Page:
11. Eva says:

    When I came across this post I was like, “Thank you GOD!!! There is actually a way to help handle my slope and erosion problem!” I live in Atlanta, Georgia so my issue is red dirt that gets everywhere when we get heavy rain. I appreciate you sharing this great and inexpensive idea, kudos!!!!

    • Richard says:

      Thank you Eva. I tried replying, but it seemed to get lost when yours was approved.

      It’s been five years, and I can report that the steps are holding up. There has been no problem with the steps trying to slide down the slope, but the ground here in Tucson is hard and rocky. The blocks are separating a little, despite having rocks on either side of the steps.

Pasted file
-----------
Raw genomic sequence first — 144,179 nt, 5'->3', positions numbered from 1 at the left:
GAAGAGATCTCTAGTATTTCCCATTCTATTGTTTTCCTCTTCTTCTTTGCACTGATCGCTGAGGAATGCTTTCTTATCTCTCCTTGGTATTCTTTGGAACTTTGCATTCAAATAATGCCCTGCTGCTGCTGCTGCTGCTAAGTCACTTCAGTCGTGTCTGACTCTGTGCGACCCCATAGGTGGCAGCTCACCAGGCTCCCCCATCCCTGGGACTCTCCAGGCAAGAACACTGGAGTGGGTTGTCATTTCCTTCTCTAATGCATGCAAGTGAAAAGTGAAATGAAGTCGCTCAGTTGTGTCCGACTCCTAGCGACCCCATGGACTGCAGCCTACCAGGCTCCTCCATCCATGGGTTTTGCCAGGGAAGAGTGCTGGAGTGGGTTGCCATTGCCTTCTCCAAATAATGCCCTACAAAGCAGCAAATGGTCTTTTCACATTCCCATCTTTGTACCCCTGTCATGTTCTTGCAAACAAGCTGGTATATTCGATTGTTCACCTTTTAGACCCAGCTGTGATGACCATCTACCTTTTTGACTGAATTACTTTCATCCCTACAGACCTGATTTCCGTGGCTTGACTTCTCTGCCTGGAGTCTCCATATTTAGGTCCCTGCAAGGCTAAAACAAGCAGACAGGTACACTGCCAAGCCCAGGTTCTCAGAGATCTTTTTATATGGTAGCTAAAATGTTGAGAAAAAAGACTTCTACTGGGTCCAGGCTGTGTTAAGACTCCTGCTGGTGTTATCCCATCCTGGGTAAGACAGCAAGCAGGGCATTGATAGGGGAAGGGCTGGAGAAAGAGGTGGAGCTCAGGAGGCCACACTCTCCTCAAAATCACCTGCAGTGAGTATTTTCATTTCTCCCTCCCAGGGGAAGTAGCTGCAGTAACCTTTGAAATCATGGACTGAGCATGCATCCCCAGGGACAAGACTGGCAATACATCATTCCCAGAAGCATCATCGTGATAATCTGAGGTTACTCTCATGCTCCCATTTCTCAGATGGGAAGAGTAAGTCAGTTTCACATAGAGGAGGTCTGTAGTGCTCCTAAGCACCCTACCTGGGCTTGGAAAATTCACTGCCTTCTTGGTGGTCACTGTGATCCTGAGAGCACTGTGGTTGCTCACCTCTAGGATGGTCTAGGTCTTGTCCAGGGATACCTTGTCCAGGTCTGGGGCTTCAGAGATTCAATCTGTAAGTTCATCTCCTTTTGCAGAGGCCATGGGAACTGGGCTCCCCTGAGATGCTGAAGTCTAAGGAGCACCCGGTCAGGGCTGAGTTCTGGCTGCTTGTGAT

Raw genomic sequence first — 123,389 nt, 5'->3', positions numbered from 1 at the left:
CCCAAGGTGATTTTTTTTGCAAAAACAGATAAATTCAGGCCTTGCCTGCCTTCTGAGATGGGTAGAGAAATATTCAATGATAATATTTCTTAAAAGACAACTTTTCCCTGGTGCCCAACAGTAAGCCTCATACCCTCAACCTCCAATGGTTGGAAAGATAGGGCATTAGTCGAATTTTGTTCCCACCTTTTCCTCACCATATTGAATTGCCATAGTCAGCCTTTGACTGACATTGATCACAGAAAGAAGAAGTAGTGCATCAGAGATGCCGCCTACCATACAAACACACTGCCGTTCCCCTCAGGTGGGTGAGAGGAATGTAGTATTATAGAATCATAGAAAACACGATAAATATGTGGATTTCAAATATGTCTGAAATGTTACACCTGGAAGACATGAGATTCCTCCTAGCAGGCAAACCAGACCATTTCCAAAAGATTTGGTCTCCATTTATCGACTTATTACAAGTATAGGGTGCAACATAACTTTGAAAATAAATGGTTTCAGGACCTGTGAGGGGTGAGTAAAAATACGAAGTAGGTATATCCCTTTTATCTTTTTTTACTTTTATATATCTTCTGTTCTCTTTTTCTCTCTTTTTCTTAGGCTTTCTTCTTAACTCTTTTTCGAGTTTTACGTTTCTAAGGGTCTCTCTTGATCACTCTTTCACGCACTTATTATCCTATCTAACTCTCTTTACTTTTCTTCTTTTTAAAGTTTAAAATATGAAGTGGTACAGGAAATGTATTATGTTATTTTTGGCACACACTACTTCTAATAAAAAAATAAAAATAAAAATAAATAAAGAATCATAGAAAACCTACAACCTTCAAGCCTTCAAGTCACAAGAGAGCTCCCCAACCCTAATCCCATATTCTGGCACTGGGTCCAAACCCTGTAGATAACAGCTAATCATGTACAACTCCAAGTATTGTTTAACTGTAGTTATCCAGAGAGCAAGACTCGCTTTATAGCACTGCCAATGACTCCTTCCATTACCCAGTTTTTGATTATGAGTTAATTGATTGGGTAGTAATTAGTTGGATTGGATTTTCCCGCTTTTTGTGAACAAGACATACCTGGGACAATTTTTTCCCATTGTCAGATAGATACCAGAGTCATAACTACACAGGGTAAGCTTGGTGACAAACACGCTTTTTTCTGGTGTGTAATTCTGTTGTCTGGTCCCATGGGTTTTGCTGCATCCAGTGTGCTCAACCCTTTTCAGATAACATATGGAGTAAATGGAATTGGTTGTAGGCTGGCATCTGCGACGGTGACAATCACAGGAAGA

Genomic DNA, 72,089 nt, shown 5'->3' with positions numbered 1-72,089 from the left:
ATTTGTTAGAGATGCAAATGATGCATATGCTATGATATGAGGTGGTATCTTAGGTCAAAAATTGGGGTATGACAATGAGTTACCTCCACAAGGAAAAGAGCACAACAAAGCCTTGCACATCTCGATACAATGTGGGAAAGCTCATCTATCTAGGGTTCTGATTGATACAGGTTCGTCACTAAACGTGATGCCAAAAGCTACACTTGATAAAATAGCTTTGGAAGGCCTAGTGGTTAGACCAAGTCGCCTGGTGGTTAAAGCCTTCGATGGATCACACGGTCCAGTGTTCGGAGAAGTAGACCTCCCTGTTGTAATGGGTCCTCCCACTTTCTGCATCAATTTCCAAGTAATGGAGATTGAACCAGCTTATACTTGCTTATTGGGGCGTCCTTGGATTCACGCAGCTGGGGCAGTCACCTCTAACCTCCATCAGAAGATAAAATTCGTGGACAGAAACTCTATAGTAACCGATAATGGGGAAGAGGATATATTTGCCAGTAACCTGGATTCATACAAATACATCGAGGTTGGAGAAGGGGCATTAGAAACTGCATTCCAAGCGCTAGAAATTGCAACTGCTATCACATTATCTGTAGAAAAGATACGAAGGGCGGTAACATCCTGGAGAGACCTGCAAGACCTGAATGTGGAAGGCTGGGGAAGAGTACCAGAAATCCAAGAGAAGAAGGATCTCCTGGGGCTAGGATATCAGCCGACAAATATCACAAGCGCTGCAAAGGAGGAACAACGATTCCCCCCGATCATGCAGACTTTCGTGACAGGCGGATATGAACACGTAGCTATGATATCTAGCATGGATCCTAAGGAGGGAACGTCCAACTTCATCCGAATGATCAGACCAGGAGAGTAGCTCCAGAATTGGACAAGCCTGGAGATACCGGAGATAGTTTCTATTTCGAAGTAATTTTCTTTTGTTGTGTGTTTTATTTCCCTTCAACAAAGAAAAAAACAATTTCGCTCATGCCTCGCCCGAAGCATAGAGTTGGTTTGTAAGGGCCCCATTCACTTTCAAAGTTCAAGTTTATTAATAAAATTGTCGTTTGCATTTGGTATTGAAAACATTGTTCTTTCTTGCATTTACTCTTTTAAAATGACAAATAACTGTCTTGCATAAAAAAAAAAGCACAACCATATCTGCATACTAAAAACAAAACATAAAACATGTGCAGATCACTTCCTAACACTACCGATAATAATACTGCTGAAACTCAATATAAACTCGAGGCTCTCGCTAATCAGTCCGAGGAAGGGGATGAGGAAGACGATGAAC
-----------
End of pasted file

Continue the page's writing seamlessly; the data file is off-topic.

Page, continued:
In Atlanta, you might want to pin the blocks in place with pieces of rebar, maybe 24″ pieces. One could be added for some or each block, driven into the ground inside one of the two voids in a way to hold the blocks together and keep them from sliding downhill or moving side to side. Because you mention erosion, rebar stakes might be a good precaution to hold the steps in place.

      I have used rebar on a few steps at a cabin in the Catalina mountains on steep terrain, heading down to one of the outhouses. Despite them being partially undercut because of the loose soil and steep terrain, last I looked at them they were staying put. Sorry I don’t have pictures of what I mean. I could go up and take pictures, but the whole district of national forest is off limits because of dangerous conditions in the Bighorn Fire scar area.